Even before the Covid-19 pandemic, Japan was buffeted by crises. Economic stagnation left the country with dim prospects. An aging society compounded
Even before the Covid-19 pandemic, Japan was buffeted by crises. Economic stagnation left the country with dim prospects. An aging society compounded the problem. Younger Japanese barely remember the era of wealth that catapulted their nation to the world’s No. 2 position.
Nature struck an even deeper blow to the country’s psyche. On March 11, 2011, a 9.0-magnitude earthquake occurred off the northeastern coast of Honshu, triggering a devastating tsunami. More than a quarter million people were displaced and nearly 20,000 were killed. A meltdown at the Fukushima Daiichi nuclear plant followed. The world watched in horror as the greater Tokyo area, with a population of 38 million, seemed at risk. The Japanese people averted that nightmare, but 10 years later the trauma of what could have been still lingers.
In “Every Human Intention: Japan in the New Century,” American journalist Dreux Richard offers an eclectic collage of stories about Japan in the decade since the earthquake. Three complex dilemmas organize Mr. Richard’s idea of Japan: decline, diaspora (or immigration) and reform.
The strongest in the series are the stories from Japan’s increasingly depopulated rural towns. Mr. Richard visits the port city of Wakkanai, on the northernmost tip of the country. Once a thriving economy, Wakkanai has declined as the region’s fishing stock was depleted and trade with the nearby Russian island of Sakhalin evaporated. Mr. Richard presents a rich array of voices to capture the city’s public-policy challenges as well as the plight of its elderly. Efforts at revitalization are regularly rebuffed. “I’m annoyed by the notion that people in Wakkanai should feel chastened,” laments the city’s former mayor, Yokota Kōichi, “that a city in decline should dare nothing.”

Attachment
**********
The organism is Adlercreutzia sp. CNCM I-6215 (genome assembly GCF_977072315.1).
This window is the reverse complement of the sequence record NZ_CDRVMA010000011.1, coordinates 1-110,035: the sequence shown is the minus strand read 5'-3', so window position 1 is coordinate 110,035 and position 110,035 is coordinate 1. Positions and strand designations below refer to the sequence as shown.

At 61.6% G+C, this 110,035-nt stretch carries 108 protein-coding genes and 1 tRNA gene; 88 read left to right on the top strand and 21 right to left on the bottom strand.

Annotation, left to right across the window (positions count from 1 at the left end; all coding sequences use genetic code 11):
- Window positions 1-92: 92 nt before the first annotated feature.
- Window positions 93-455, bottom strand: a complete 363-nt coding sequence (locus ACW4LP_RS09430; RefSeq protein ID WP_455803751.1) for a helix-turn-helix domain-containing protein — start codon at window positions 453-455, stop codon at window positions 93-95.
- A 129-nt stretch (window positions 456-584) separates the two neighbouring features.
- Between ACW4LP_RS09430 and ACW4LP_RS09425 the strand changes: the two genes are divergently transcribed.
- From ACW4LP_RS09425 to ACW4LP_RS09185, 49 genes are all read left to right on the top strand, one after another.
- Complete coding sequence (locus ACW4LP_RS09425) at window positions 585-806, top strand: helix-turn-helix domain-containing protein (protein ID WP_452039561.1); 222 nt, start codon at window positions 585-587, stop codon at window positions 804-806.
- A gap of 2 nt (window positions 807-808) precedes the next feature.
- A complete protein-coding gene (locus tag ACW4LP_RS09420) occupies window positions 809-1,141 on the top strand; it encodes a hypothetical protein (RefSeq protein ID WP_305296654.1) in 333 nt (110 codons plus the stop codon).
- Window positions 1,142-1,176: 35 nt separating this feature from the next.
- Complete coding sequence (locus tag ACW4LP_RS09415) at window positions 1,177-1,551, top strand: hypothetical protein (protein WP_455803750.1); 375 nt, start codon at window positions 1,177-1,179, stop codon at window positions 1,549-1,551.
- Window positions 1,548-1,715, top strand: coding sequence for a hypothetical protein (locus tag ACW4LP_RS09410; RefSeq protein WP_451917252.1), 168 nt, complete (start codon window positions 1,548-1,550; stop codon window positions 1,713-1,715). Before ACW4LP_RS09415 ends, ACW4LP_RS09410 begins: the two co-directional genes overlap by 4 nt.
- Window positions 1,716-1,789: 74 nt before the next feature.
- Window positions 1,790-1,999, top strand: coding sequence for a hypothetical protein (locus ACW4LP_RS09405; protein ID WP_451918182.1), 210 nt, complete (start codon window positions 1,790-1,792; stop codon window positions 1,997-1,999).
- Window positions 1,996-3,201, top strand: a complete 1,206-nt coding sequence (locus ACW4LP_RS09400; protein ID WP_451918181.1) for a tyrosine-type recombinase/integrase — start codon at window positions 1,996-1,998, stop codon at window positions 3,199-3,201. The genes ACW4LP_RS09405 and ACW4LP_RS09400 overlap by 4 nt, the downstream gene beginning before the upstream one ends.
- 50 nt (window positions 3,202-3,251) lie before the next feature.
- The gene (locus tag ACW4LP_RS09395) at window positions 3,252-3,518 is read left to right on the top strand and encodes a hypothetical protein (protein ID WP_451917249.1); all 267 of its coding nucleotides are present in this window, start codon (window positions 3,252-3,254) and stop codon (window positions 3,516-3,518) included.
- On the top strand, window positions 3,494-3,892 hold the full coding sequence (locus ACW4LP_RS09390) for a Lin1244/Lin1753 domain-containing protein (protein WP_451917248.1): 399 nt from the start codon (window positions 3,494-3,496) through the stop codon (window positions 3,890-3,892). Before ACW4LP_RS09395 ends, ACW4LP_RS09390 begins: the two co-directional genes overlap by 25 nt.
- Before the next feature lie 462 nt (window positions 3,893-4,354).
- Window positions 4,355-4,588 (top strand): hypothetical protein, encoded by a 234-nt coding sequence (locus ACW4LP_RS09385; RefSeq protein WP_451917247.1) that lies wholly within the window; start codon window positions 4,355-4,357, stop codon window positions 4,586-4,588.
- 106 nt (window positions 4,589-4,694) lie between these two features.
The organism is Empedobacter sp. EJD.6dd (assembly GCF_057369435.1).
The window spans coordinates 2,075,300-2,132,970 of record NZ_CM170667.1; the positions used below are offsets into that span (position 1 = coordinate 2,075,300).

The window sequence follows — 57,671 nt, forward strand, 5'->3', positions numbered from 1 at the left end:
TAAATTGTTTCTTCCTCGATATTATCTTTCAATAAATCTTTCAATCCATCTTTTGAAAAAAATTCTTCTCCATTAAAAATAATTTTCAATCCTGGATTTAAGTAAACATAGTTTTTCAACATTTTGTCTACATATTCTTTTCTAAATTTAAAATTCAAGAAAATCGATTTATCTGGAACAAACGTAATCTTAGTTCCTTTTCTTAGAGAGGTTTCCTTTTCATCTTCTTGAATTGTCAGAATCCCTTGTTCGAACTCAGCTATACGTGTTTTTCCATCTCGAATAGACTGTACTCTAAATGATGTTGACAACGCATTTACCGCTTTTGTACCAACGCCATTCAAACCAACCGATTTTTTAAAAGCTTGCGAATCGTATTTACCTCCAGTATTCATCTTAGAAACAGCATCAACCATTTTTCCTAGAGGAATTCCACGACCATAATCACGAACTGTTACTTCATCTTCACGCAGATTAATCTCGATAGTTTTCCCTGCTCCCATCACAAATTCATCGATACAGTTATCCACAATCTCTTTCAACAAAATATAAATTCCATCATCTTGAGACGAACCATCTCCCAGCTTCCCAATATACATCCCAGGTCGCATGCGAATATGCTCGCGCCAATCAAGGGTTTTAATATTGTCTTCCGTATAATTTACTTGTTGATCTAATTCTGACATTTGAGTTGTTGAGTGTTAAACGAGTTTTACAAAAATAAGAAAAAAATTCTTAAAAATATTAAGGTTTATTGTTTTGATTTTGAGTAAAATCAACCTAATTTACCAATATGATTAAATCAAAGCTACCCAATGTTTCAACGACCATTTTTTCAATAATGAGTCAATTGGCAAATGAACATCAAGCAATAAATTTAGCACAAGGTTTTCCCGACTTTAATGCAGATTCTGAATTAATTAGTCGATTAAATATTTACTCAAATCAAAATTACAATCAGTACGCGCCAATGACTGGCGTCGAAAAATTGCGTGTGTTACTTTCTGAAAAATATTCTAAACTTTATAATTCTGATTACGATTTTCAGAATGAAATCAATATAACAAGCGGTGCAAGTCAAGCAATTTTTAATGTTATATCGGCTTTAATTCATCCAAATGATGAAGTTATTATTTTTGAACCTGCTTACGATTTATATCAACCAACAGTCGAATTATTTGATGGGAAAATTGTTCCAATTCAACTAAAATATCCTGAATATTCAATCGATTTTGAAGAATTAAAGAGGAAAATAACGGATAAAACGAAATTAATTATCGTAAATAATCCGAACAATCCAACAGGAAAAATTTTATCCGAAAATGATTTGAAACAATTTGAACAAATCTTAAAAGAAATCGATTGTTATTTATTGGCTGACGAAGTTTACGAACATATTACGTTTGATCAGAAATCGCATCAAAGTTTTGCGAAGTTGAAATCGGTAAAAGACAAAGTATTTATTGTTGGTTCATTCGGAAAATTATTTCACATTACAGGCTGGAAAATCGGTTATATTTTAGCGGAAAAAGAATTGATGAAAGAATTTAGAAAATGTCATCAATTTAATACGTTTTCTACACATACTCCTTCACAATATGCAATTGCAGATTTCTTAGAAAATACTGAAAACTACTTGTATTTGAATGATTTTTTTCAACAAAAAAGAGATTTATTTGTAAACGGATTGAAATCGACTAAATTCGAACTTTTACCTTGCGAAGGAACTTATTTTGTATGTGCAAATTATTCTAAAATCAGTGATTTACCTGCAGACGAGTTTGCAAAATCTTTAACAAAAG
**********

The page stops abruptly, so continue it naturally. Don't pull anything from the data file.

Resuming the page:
To explore the difficulties faced by Japan’s African immigrants—which officially number almost 22,000 but are estimated to be up to twice that with visa overstayers—Mr. Richard relies mostly on Prosper Anyalechi, a permanent resident from Nigeria who has been in Tokyo since 1991, to tell his own story. Expectations for Mr. Richard’s insights ought to be high, as the author reported extensively on the subject for the Japan Times newspaper between 2011 and 2016. According to Mr. Richard, few African migrants have more than a tenuous claim to a home in Japan; most live in isolation away from the society that hosts them. They have limited access to legal visas, and many who seek opportunity there end up staying beyond the term of their permits.
Every Human Intention
By Dreux Richard
Pantheon, 419 pages, $28
As Mr. Richard points out, when the economy was more vibrant and labor more in demand, Japan’s immigration bureaucrats habitually looked the other way. Now the migrants rely on informal networks of communication between Africa and Japan for tips on jobs, connections and schemes to make money. Lucrative plots to send containers of auto parts home to Africa entice would-be entrepreneurs, while Tokyo’s red-light districts seem replete with Nigerian owners and bouncers. The suggestion that even the most well-intentioned migrant will eventually fall to the seedier side of Japanese life permeates the success stories here.